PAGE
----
By Jack Taylor
Loud music, glitter and fabulous wigs.
With lip-synchs to songs by divas such as Mariah Carey and Ariana Grande, as well as stand-up routines, drag performers gave Western and the Bellingham community a show that could only have been achieved through hard work and dedication.
“A big takeaway for me is understanding that drag has a history. With the Stonewall riots, a lot of drag queens of color were the ones who initiated it, so understanding that drag is not just a performance or art but a resistance in itself.”
Alberto Rodriguez-Escobedo, Queer Resource Center assistant coordinator for community programming
On the night of Friday, Feb. 2, students and Bellingham residents filled Western’s Performing Arts Center concert hall for the Queer Resource Center’s 26th Annual Drag Show. With 13 performers, including local and Seattle queens and kings, each entertainer gave everything they had into creating a memorable night.
Performing in drag may seem fun, but ask any of the performers and they will elaborate on how much work goes into their performance.
Sue Nami, a local drag queen, said she devotes ample time to preparing and writing her own scripts.
“It’s a lot of practicing. I spend a lot of studio time in the PAC just rehearsing different lip-synchs. I would just walk around moving my lips,” she said.
Sue Nami explained how much practice is needed into making the lip-syncing believable for the audience. She also mentioned how one of the misconceptions people have about drag is how it is only for LGBTQ+ community.
“People think its only for the queer community but it’s for everyone and its meant to be a fun time and a release of energy,” she said.
Eric Guizar, a newcomer to the drag scene, debuted in the show under his drag name Rikki Sinsation while performing to the Marina and the Diamonds song “How to Be a Heartbreaker.” He agreed that there are a lot of misconceptions about drag.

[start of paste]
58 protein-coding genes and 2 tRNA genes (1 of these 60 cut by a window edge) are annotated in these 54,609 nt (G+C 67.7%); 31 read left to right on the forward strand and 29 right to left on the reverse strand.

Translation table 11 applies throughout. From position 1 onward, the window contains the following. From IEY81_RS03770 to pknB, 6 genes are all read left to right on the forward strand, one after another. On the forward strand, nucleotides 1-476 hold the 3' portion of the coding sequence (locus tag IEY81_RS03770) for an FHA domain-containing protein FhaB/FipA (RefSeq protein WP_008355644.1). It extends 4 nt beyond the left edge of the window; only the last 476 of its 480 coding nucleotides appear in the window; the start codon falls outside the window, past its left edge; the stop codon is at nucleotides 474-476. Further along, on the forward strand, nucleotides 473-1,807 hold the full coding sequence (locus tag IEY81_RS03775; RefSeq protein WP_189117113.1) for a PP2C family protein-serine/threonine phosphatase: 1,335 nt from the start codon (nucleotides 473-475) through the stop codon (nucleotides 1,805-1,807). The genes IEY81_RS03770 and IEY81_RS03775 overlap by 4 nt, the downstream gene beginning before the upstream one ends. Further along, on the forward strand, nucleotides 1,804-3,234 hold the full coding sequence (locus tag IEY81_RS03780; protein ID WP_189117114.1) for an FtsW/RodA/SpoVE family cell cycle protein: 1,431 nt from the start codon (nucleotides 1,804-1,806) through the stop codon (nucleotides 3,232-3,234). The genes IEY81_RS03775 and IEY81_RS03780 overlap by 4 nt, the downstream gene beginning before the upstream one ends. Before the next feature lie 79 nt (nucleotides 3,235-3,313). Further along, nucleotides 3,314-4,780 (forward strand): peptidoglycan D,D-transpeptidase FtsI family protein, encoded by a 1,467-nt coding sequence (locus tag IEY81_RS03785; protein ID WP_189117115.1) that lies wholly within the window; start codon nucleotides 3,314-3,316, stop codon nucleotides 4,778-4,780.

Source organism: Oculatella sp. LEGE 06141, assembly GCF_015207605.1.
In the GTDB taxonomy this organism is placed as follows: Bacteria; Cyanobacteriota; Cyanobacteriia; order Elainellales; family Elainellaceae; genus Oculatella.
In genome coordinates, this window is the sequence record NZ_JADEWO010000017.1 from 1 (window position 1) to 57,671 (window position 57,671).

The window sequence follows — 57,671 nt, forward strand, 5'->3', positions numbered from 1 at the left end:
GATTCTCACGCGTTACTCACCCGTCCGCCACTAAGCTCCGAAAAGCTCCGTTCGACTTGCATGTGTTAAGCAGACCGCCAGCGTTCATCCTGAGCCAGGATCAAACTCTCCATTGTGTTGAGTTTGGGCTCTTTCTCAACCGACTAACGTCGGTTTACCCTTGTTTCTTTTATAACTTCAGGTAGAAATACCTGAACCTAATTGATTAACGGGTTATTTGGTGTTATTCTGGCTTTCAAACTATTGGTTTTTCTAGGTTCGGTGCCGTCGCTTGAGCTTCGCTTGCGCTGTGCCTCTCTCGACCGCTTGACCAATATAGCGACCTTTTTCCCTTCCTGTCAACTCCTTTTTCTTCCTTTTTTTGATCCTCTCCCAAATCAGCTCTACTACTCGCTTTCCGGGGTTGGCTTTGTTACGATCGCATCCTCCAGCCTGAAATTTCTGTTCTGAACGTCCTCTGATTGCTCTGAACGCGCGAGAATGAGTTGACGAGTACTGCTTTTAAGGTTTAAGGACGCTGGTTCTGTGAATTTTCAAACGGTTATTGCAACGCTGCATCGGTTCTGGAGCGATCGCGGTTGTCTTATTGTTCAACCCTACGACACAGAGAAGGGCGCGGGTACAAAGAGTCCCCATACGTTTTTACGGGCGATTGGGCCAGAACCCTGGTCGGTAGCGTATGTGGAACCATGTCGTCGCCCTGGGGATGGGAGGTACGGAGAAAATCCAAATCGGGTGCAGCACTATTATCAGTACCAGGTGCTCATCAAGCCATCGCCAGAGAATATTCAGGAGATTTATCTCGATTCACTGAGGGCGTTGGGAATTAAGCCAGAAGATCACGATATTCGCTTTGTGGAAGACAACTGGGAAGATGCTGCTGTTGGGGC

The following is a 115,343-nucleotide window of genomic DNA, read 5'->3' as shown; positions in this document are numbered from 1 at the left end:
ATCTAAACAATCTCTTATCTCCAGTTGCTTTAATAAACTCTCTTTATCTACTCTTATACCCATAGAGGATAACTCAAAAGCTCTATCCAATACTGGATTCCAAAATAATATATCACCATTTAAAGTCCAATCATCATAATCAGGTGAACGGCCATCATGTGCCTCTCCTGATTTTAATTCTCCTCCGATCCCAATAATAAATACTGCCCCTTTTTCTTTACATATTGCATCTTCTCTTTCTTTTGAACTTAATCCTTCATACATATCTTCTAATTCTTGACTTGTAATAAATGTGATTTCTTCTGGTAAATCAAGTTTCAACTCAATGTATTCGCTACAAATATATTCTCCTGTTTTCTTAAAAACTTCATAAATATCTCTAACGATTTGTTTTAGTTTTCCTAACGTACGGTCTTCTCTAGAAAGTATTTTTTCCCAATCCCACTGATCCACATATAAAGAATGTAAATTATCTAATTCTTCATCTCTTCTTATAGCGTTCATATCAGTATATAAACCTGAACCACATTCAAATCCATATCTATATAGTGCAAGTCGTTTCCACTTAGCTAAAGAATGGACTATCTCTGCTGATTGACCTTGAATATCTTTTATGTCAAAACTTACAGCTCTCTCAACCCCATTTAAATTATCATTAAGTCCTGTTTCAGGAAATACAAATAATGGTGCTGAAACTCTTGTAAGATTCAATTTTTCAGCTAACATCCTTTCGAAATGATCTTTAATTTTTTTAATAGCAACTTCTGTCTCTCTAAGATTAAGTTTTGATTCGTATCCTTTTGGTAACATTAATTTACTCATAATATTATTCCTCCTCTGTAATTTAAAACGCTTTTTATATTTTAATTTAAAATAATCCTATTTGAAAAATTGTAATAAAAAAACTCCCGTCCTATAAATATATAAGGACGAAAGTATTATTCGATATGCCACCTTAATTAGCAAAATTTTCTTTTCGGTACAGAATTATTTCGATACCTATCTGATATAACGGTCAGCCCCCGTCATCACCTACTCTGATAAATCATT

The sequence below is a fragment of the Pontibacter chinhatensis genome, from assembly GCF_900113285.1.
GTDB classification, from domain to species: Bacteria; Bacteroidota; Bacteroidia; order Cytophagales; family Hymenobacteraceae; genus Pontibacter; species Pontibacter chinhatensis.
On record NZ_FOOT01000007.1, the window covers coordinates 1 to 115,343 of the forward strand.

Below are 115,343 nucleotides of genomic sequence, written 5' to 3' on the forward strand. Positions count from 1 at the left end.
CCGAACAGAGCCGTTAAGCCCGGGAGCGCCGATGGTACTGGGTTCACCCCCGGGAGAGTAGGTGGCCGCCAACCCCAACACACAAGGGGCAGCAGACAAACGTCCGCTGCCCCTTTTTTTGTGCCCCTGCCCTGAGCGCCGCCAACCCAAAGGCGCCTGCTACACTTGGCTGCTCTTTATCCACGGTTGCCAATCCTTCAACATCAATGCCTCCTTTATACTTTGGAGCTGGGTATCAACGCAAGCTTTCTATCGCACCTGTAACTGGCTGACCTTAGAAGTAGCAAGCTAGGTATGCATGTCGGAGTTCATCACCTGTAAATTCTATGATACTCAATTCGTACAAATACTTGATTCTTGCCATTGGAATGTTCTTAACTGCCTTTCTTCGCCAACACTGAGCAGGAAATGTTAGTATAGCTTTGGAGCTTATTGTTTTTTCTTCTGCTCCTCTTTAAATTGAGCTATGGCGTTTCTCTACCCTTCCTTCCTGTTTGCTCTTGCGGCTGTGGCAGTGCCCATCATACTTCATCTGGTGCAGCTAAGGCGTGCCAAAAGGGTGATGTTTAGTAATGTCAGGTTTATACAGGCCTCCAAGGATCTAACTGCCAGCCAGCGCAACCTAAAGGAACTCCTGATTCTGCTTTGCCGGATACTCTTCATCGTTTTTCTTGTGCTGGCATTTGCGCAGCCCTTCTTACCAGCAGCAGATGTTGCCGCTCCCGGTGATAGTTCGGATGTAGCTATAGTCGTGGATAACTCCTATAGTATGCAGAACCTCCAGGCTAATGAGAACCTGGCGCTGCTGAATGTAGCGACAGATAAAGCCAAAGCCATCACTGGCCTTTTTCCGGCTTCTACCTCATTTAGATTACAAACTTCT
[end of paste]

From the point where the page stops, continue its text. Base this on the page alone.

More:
“A lot of people get the misconception that drag queens are bitchy people, but I don’t think it’s true,” Guizar said. “People don’t view it as a art form without taking the time to understand it.”
Guizar said drag has had a positive impact on his life.
“The biggest thing I enjoy about it is learning about myself and who I am as a person,” Guizar said. “I feel like the most I have learned about myself is just to be confident.”
Building self-confidence and providing a fun atmosphere is exactly what drag is all about, said Evelyn Hobbs and Alberto Rodriguez-Escobedo, the coordinators of the event.
Hobbs, the Queer Resource Center coordinator, and Rodriguez-Escobedo, the assistant
coordinator for community programming, spoke on the effect drag shows have on the community.
“I think it can just be fun. I think that can be something that is good to have,” Hobbs said.
“It would be really good and beneficial for anyone on campus to come and see people being whatever for the fun of it.”
In addition to being entertained, Rodriguez-Escobedo hopes people will learn about the history of drag as well.
“A big takeaway for me is understanding that drag has a history. With the Stonewall riots a lot of drag queens of color were the ones who initiated it, so understanding that drag is not just a performance or art but a resistance in itself,” Rodriguez-Escobedo said.
All the proceeds raised during the performance are going to the Sean Humphrey House in Bellingham, which houses adults with HIV and AIDS, as well as Lifelong, which provides food, housing and more to people with HIV and AIDS.
Updated 10:26 p.m. on Feb. 4 to correct the name of the Sean Humphrey House.